Not a headline the White House wants to see: “No Confidence: Dow Closes At Six-Year Low; Wall Street Drops 800 Points on Heels of Obama’s Plan to Save Economy.” But the facts are the facts: “The Dow Jones Industrial Average lost nearly 90 points today and 800 points, or 9.7 percent, in the 10 days since the Obama administration announced major reforms to stimulate the economy, keep banks afloat and save millions of homeowners from foreclosure. But since the banking reforms were unveiled Feb. 10, the Dow has reached a new bear market low — the lowest since Oct. 9, 2002.”

Larry Kudlow picks up where his colleague Rick Santelli left off: “President Obama’s massive mortgage-bailout plan is nothing more than a thinly disguised entitlement program that redistributes income from the responsible 92 percent of home-owning mortgage holders who pay their bills on time to the irresponsible defaulters who bought more than they could ever afford. This is Obama’s spread-the-wealth program in action. Team Obama is rewarding bad behavior. It is enlarging moral hazard. It is expanding its welfarist approach to economic policy.” Really, if you are going to get cash from the government for not paying your mortgage why keep paying it?

Paul Krugman keeps wondering ” Who’ll stop the pain?” Should we break it to him that there is no tooth fairy and no recession-ending fairy either?  It is a recession for goodness sakes — asset values have to fall, businesses need to reorganize, and individuals need to get their personal balance sheets in order before we can recover. He knows that, right?

Peter Baker explains how the Census figured in Judd Gregg’s departure, and why it really does matter.

Michael Ledeen suggests Eric Holder go visit Quantico where there is ample diversity and not much rumination about race — they are too busy building a cohesive organization to fight our real enemies. Read the whole thing, as they say.

Perhaps it was a slow news day at A.P.: “President Obama walks briskly in rain, with no umbrella, for helicopter ride to Andrews AFB.” No umbrella!? How daring, how fascinating!

Mark McKinnon tells the president to knock it off: “It’s time for less mope and more hope. You were elected because you are a walking, talking hope machine. Plug that sucker back in and crank it up to ten. There has been some debate in the opinion pages about whether the FDR or Ronald Reagan approach to a bad economy is the best remedy. Putting that aside, there is one thing they had in common: They were unblushing optimists. And they communicated their enthusiasm until their half-full cups ranneth over.”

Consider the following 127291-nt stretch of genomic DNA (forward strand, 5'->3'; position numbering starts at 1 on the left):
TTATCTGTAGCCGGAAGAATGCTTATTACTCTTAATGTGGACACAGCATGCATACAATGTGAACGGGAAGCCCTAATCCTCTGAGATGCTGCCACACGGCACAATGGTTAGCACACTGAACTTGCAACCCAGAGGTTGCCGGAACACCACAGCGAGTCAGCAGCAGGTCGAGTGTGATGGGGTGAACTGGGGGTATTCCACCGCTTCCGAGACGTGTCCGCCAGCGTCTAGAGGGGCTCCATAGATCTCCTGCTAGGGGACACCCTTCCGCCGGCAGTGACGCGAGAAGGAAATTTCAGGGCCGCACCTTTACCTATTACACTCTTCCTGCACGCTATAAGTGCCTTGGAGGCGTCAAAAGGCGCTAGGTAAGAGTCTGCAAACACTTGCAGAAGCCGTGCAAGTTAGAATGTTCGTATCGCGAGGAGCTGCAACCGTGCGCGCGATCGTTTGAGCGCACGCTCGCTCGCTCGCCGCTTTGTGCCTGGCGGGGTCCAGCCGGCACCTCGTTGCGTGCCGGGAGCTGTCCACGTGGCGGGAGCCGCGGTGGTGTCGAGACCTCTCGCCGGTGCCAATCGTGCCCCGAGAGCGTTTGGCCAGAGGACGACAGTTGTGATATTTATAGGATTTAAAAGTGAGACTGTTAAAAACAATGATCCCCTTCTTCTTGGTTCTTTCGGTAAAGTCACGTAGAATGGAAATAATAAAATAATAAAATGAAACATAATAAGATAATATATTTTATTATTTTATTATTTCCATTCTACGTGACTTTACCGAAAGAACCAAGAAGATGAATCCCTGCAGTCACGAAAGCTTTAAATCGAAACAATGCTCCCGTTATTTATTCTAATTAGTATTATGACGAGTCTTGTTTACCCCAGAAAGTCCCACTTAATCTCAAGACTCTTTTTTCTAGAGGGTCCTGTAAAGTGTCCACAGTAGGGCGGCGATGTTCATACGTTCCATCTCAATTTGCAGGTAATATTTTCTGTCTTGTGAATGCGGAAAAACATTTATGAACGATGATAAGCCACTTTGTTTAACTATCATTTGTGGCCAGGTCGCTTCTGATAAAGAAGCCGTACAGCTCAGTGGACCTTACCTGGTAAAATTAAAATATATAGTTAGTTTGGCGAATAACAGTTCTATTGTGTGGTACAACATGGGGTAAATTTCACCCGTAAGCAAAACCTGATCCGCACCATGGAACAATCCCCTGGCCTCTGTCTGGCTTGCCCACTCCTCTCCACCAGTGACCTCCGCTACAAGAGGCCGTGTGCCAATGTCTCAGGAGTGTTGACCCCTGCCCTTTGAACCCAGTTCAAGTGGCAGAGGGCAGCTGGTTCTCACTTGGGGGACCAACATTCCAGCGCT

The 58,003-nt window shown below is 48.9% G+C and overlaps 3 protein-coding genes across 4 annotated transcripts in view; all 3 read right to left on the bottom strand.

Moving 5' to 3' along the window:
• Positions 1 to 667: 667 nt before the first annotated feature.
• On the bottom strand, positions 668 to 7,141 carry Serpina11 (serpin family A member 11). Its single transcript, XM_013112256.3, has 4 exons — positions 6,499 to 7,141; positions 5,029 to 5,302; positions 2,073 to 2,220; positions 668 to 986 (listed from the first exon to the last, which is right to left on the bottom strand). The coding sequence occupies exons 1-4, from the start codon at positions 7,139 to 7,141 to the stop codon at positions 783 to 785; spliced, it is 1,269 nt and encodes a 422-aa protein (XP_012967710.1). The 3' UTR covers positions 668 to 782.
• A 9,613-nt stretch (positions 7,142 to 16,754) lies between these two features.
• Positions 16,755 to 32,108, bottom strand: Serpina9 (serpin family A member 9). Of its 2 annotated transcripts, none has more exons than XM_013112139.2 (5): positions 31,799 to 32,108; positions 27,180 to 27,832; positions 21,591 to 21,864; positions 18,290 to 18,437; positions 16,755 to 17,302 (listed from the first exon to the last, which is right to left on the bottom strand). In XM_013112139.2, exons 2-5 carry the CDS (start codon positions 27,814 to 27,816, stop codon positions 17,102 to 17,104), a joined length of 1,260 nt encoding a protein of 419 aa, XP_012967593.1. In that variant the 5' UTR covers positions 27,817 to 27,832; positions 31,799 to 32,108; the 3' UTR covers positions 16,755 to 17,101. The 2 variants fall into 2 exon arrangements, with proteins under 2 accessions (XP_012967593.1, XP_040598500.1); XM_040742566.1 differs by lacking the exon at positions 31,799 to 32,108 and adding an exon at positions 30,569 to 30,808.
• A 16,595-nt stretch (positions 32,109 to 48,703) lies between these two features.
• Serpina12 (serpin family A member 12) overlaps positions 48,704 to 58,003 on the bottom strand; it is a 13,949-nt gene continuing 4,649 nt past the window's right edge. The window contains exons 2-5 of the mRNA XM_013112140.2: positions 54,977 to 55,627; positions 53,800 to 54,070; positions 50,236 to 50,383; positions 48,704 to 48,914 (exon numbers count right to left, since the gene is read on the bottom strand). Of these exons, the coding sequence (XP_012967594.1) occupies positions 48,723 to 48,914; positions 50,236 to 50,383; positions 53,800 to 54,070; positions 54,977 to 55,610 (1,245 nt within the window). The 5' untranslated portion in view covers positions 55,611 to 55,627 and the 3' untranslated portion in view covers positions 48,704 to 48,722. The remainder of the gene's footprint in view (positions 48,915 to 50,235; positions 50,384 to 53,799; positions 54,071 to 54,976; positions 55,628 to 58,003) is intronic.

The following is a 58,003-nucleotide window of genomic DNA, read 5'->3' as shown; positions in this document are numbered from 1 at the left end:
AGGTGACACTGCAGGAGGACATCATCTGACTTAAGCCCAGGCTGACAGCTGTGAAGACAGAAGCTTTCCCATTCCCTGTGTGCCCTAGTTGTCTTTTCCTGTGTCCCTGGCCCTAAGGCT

On a similar note, Newt Gingrich think this administration “is beginning to resemble Jimmy Carter all over again.” Well, ever since Obama started with the doom and gloom routine, and pumping up the size of government, those Ronald Reagan analogies sure disappeared.

Charles Krauthammer is worried about the “supine diplomacy”: “I would like to think the supine posture is attributable to a rookie leader otherwise preoccupied (i.e., domestically), leading a foreign policy team as yet unorganized if not disoriented. But when the State Department says that Hugo Chávez’s president-for-life referendum, which was preceded by a sham government-controlled campaign featuring the tear-gassing of the opposition, was ‘for the most part . . . a process that was fully consistent with democratic process,’ you have to wonder if Month One is not a harbinger of things to come.”

Jake Tapper notes that the Vatican didn’t give Nancy Pelosi her photo-op. And he boils down the Vatican’s statement: “The Pope told Speaker Pelosi that abortion is a sin and always has been (see ‘consistent teaching’) — and that she as a Catholic legislator is especially responsible for doing all she can to stop it.” Whatever your views on the topic, it is amusing, to say the least, that Pelosi thought she’d avoid getting rebuked by the Pope (indeed get some brownie points for her devotion to Catholicism) after her public misstatement of Church doctrine.


Read Less